Springer has released a White Paper on ebook use and attitudes. The study was conducted at Wellesley College. Deborah Lenares of the Margaret Clapp Library at Wellesley College, and Steven Smith, formerly of Wellesley College and now Head of Collection Management at Boston University Libraries co-authored the white paper.
More information, including key findings and links to the full paper, is below:
A new white paper from Springer examines eBook adoption at an undergraduate institution
Conventional wisdom holds that the availability of eBooks and their inherent utility — full text searchability, ease of access, etc. — are what drive use and acceptance. But are these the only factors behind the rate of adoption of eBooks at undergraduate universities? A new Springer white paper by Deborah Lenares of the Margaret Clapp Library at Wellesley College, and Steven Smith, formerly of Wellesley College and now Head of Collection Management at Boston University Libraries, draws on past studies and a new survey of users at Wellesley College to uncover some interesting insights for undergraduate librarians and institutions. The white paper is available both online, and will be distributed at this year’s Electronic Resources and Libraries (ER & L) Conference in Austin, TX. Continue reading Springer releases white paper on eBook use and acceptance in an undergraduate institution→
Credo Survey Suggests Students Lack Basic Information Skills Critical for Academic and Workforce Success
Survey finds 37% of students do not feel adequately prepared to start research
More information from the press release below. Note the opportunity to attend an event at ACRL relating to the study as well as receive the full text of the study. Links are below.
March 5, 2013, Boston,Oxford — A survey developed by librarians and sponsored by Credo found that many college students falsely perceive their level of information literacy. The data collected suggests that while students display an understanding of information skills, they are not successful at the next step application of the skill. These information skills are critical to success in the classroom, but they also extend beyond campus to prepare students for success on the job and in everyday life. Continue reading Credo survey suggests students lack basic information skills→
OverDrive and the ALA conducted an online survey at U.S. public library websites in June/July 2012. They asked a variety of questions, but the most important ones revolved around eBook purchasing. The survey asked, “If a digital audiobook or eBook is unavailable in the library’s digital collection or there is a wait time, would you consider purchasing it from an online retailer? 53% said yes and 47% said no. They also asked, “Have you ever purchased a book (physical or digital) after borrowing that title from the library? Only 35% said yes, while 64% said no. Continue reading Library borrowers DO buy eBooks, don’t they?→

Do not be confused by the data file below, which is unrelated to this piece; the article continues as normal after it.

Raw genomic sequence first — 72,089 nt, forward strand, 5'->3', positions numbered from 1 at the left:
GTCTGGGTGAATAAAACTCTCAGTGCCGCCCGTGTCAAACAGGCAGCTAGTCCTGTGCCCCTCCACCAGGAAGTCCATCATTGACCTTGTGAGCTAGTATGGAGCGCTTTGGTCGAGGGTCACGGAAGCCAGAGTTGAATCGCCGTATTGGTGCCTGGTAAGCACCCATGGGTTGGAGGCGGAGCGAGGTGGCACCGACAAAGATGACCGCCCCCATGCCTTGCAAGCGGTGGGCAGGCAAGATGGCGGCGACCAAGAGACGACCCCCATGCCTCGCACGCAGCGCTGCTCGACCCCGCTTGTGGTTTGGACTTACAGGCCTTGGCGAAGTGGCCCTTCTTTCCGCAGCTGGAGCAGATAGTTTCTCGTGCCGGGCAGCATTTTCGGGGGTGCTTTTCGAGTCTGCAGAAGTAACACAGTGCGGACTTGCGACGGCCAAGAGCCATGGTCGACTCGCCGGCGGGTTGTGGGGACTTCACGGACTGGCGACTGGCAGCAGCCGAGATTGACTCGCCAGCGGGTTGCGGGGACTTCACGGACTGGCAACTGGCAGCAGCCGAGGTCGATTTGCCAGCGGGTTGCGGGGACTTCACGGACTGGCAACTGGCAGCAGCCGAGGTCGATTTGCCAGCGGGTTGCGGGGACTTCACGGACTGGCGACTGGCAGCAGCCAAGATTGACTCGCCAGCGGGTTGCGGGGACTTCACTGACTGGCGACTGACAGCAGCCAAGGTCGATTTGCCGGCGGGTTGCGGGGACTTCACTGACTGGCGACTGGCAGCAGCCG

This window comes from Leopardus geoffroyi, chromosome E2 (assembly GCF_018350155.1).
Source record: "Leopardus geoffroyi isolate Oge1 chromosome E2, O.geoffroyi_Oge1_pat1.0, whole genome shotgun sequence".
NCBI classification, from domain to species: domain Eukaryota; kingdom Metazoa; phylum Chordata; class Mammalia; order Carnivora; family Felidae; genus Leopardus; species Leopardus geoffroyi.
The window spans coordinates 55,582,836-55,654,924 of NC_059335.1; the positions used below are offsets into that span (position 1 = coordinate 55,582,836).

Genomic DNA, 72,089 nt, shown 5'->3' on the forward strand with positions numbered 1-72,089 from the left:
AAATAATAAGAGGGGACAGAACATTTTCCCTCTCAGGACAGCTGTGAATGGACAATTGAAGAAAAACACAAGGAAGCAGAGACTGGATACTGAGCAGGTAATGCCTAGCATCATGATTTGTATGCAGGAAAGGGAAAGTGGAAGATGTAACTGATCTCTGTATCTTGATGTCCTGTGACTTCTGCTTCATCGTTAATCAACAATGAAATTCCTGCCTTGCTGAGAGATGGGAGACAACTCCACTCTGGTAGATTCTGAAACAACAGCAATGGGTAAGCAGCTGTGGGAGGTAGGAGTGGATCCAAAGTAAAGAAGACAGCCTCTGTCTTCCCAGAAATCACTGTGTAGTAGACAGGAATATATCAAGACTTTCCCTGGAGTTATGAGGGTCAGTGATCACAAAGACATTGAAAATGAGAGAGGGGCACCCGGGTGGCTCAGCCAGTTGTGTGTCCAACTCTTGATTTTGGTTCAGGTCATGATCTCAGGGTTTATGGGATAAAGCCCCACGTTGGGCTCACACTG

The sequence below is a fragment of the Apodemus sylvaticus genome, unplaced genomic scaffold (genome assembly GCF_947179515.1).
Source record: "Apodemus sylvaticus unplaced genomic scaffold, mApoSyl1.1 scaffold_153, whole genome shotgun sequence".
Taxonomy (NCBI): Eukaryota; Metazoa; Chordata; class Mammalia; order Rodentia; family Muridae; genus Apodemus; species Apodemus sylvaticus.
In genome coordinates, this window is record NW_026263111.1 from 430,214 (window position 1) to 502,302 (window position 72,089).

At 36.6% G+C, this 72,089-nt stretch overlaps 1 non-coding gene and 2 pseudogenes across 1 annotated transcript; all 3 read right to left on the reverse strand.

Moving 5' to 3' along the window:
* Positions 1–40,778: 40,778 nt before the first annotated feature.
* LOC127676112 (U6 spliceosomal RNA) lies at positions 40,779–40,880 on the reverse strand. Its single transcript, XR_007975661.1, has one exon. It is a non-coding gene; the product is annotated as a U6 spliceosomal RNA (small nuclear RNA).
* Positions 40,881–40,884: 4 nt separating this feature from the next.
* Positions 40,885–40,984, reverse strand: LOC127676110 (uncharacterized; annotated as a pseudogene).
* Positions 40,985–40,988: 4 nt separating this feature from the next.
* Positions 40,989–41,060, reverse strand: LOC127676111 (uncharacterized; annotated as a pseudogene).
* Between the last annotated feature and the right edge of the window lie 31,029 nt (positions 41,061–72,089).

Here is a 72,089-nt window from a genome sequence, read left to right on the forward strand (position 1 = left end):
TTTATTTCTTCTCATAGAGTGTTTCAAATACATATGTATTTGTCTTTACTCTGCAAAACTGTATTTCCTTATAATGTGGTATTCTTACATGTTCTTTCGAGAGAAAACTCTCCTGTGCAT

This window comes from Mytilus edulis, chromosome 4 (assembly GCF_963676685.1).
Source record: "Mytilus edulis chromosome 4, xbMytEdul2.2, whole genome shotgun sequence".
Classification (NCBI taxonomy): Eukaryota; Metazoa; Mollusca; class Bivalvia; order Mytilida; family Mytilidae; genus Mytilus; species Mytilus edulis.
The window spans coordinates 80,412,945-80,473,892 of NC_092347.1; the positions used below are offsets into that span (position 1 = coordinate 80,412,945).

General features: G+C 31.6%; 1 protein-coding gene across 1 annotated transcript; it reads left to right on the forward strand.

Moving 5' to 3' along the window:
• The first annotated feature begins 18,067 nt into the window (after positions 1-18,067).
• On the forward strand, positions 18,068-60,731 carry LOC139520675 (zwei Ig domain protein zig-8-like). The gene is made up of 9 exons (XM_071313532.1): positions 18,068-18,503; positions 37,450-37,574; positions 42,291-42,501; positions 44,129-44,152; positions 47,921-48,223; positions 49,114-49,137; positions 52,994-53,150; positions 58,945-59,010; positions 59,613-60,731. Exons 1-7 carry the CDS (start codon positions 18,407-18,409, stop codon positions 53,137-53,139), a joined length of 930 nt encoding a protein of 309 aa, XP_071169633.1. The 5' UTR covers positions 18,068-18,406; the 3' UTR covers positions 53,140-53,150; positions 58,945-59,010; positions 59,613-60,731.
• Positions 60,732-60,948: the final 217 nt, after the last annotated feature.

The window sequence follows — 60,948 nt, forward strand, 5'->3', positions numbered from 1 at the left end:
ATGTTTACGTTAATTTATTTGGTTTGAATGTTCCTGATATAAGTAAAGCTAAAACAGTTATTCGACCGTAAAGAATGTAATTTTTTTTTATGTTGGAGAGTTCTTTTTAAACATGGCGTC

DeGruyter has released a white paper titled, Patron Driven Acquisition: A Model for Providing Complete Access to Electronic Content While Limiting Costs For Libraries. It discusses a new business model for electronic content – books, journals, and databases.
“Based upon feedback from its Library Advisory Board, De Gruyter decided to offer its customers a purchase model for digital content that was independent of a single format.
Yet rather than design the new sales model around a conference table, De Gruyter wanted to base the model on empirical data and develop it in active dialogue with customers. In
mid-2011, De Gruyter contracted with three institutions to conduct a PDA trial.” Continue reading DeGruyter White Paper on Patron Driven Acquisition→
Academic Librarians – if you have a few minutes, please consider taking this survey about etextbook collections. Some of the results will be shared at the LJ/SLJ eBook Summit on October 17th.
Library Journal is interested in learning more about etextbook collections in academic libraries. Your participation in this study will help identify the scope of etextbooks on college campuses–how popular they are and who is selecting them.
Please click on the link below to take a brief survey. We want to hear from you even if your library does not currently have an etextbook collection. All participants will be entered into a drawing to win a $100 American Express gift card.
The following is an announcement from Ken Chad regarding a JISC study:
The challenge of ebooks: Can you contribute? Workshop in London on Tuesday 21st August
We are investigating the challenges of ebooks in academic institutions and would like to engage, early on in our project, with individuals interested in taking part in a workshop in London on Tuesday 21st August. The aims of this half day (free) event are to: